LISTEN: Full script of Episode 212 of Spodcast where we discuss shooter Apurvi Chandela's gold, China's Sudirman Cup dominance and more
Hello and welcome to Spodcast. In today's episode, we will discuss stories from Sunday's matches, including Indian shooter Apurvi Chandela's gold, China's Sudirman Cup dominance, French Open and Formula 1.
Welcome to Spodcast, the sports update on Firstpost.
In tennis news, the 2019 French Open got underway on Sunday. Roger Federer marked his return to Roland Garros after a four-year absence with a straight sets win over Italy's Lorenzo Sogo while Angelique Kerber's hopes of completing a career Grand Slam came to an end.
Federer, a 20-time major winner, hadn't played the tournament since 2015 when he reached the quarter-finals. However, on Sunday, the 37-year-old made it his 60th successive first-round win at a Grand Slam as he won 6-2, 6-4, 6-4 in one hour and 41 minutes. Federer broke serve five times and fired 36 winners past 24-year-old Sonego, the world number 73 who made the quarter-finals at the Monte Carlo Masters.
After his win on the new-look Court Philippe Chatrier that is being rebuilt for a retractable roof by 2020, Federer said, "I felt on edge at the start, my heart was beating crazily...I felt great playing on this court. It looks very attractive, so congratulations to everyone involved. Hopefully, I can play here again for my next match."
In the women's draw, German fifth seed and reigning Wimbledon champion Angelique Kerber saw her hopes of a career Grand Slam ended by Russian teenager Anastasia Potapova. Kerber lost 6-4, 6-2 to 18-year-old Potapova who was making her French Open debut. The 31-year-old has now lost six times in the first round of the French Open. The German left-hander had come into Roland Garros carrying a right ankle injury that forced her out of the Italian Open and saw her retire from a second-round tie in Madrid. Her serve was broken six times by Potapova. The 81st-ranked Russian, who hit 28 winners past the German, said, "Kerber is actually one of my idols, and when I was young I was looking for her game."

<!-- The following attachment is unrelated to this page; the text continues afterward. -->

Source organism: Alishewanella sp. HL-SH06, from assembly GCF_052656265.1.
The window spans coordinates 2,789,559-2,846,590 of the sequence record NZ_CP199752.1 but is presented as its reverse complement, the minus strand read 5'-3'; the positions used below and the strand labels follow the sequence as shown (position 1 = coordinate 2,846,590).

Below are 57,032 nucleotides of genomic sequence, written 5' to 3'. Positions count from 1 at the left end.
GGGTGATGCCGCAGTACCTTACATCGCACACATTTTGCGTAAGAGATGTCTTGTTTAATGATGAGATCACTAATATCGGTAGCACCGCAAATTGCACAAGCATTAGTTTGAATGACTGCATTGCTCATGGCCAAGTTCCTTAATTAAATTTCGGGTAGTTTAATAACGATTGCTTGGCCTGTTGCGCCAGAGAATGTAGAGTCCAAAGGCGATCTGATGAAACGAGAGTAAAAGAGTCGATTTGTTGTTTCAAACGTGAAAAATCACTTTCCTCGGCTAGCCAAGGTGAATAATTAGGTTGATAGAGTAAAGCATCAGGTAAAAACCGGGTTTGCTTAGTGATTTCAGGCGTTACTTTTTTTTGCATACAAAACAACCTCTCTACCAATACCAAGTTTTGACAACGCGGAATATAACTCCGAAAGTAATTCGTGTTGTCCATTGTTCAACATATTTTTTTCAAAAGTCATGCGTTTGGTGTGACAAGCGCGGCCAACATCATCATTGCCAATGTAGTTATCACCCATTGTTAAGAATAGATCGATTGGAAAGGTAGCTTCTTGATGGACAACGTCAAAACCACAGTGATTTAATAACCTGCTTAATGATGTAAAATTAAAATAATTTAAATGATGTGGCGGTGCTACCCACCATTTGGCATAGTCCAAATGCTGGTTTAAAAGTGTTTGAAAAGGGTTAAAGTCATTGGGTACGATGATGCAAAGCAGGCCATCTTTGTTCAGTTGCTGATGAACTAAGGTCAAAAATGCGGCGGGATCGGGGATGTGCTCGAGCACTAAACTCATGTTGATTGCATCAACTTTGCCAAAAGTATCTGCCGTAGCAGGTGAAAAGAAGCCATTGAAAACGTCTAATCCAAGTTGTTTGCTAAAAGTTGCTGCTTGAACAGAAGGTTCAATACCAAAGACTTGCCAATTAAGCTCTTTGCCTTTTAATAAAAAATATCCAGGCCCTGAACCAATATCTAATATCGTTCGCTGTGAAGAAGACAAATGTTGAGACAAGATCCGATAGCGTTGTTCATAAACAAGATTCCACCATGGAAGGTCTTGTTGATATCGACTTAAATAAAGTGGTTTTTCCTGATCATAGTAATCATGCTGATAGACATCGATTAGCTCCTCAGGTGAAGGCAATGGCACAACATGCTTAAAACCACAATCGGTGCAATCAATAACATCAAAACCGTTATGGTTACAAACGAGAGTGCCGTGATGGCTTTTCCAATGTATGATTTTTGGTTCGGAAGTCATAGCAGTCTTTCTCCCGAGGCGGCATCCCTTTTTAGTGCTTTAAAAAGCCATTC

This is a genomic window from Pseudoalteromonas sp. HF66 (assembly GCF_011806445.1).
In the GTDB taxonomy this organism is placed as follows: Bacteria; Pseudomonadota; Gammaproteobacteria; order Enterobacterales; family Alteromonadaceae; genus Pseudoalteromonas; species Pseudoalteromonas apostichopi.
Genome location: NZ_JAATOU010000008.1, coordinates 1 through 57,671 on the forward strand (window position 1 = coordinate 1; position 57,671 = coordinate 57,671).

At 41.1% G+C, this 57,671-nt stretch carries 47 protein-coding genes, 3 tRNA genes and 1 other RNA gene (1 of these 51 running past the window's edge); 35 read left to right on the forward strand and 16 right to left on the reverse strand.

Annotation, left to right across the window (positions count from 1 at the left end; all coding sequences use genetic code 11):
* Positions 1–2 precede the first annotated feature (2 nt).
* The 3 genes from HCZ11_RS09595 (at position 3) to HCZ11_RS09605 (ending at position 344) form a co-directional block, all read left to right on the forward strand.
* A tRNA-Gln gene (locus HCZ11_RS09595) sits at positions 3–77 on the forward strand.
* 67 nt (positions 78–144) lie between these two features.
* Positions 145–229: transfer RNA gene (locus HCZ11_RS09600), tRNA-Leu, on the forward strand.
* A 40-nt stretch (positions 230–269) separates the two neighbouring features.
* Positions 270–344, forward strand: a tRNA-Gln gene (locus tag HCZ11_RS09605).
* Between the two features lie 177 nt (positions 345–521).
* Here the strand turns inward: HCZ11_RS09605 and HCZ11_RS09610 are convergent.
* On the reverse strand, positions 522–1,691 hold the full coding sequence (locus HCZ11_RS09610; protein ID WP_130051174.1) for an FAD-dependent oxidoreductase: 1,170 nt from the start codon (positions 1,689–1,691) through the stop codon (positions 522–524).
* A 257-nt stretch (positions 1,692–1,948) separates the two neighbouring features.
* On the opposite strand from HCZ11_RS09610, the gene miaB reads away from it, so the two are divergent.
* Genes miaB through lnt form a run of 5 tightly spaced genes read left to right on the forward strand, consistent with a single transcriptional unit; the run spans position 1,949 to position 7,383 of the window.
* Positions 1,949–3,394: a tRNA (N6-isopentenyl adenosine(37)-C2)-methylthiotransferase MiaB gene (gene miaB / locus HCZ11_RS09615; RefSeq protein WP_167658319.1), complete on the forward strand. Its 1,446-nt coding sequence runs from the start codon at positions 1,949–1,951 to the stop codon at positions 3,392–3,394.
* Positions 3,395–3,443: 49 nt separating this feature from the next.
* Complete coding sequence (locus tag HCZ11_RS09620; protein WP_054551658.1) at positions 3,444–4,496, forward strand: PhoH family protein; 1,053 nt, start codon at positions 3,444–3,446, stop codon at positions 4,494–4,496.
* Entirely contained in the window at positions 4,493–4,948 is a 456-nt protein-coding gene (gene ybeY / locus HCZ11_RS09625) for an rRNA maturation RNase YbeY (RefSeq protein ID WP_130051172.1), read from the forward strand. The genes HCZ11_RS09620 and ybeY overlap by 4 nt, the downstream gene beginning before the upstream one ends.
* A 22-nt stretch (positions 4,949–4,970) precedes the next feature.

India's Apurvi Chandela continued her golden run of form, winning the women's 10m Air Rifle event after a close contest on Sunday at this year's third International Shooting Sport Federation (ISSF) World Cup Rifle/Pistol stage in Munich, Germany.
Chandela shot a score of 251 in the final to outshine Wang Luyao of China, who shot 250.8. Another Chinese shooter, Xu Hong, finished third with a score of 229.4 It was a neck-and-neck battle between Apurvi and Wang, where the Indian was just 0.1points ahead as she shot a 10.4 to Wang's 10.3 to clinch the issue.
This was Apurvi's second ISSF World Cup gold of the year followed by a world record score in New Delhi in February, and her fourth ISSF medal. In the second Beijing leg she had finished just outside the medal bracket -- at fourth place.
Another Indian shooter, Elavenil Valarivan, also made it to the finals along with Apurvi but narrowly missed out on a medal, finishing fourth. She lost to eventual bronze medallist Xu Hong just 0.1 points. After 20 shots in the 24-shot final, Xu edged out Elavenil 208.4 to 208.3.
India had a good day in other events as well. After the first round of qualifying in the women's 25m Pistol, Asian Games champion Rahi Sarnobat stood second with a score of 294. A good rapid fire round later today could see winning a medal as well as an Olympic quota. India already has five quota places in Rifle and Pistol competitions. As a result, they forfeited their right to quotas in the women's air rifle and men's 10m air pistol competitions, because they have already secured the maximum possible two quotas in these events. Apurvi, Anjum, Saurabh Chaudhary, Abhishek Verma and Divyansh Singh Panwar have secured quotas for India so far.
The two Tokyo 2020 Olympic quotas available on Sunday went to Laura-Georgeta Coman of Romania and 16-year old Hungarian Eszter Meszaros, who finished 5th and 6th respectively in the women's 10m air rifle. Monday will witness three finals with a total of six Tokyo quota places up for grabs.
In Formula One news, defending champion Lewis Hamilton soaked up intense pressure on Sunday to secure a narrow, dramatic and emotional victory for Mercedes at the Monaco Grand Prix.